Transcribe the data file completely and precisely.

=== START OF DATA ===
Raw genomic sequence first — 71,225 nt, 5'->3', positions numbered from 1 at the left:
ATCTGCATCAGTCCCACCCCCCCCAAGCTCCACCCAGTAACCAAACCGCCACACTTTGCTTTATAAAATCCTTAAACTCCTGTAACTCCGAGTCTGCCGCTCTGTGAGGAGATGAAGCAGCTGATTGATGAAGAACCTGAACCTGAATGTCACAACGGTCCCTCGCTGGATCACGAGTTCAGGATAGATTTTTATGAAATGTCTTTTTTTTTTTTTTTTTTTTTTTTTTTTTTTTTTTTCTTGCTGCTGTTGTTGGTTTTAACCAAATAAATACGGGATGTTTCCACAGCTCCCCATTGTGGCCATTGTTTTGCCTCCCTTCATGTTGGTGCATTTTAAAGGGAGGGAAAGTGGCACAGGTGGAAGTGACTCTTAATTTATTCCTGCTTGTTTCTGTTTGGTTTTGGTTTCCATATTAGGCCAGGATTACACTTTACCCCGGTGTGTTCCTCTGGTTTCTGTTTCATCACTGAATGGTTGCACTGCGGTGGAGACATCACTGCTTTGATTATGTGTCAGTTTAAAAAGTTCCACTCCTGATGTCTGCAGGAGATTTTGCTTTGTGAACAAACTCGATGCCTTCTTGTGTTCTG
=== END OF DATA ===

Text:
Raw genomic sequence first — 71,225 nt, 5'->3', positions numbered from 1 at the left:
ATCTGCATCAGTCCCACCCCCCCCAAGCTCCACCCAGTAACCAAACCGCCACACTTTGCTTTATAAAATCCTTAAACTCCTGTAACTCCGAGTCTGCCGCTCTGTGAGGAGATGAAGCAGCTGATTGATGAAGAACCTGAACCTGAATGTCACAACGGTCCCTCGCTGGATCACGAGTTCAGGATAGATTTTTATGAAATGTCTTTTTTTTTTTTTTTTTTTTTTTTTTTTTTTTTTTTCTTGCTGCTGTTGTTGGTTTTAACCAAATAAATACGGGATGTTTCCACAGCTCCCCATTGTGGCCATTGTTTTGCCTCCCTTCATGTTGGTGCATTTTAAAGGGAGGGAAAGTGGCACAGGTGGAAGTGACTCTTAATTTATTCCTGCTTGTTTCTGTTTGGTTTTGGTTTCCATATTAGGCCAGGATTACACTTTACCCCGGTGTGTTCCTCTGGTTTCTGTTTCATCACTGAATGGTTGCACTGCGGTGGAGACATCACTGCTTTGATTATGTGTCAGTTTAAAAAGTTCCACTCCTGATGTCTGCAGGAGATTTTGCTTTGTGAACAAACTCGATGCCTTCTTGTGTTCTG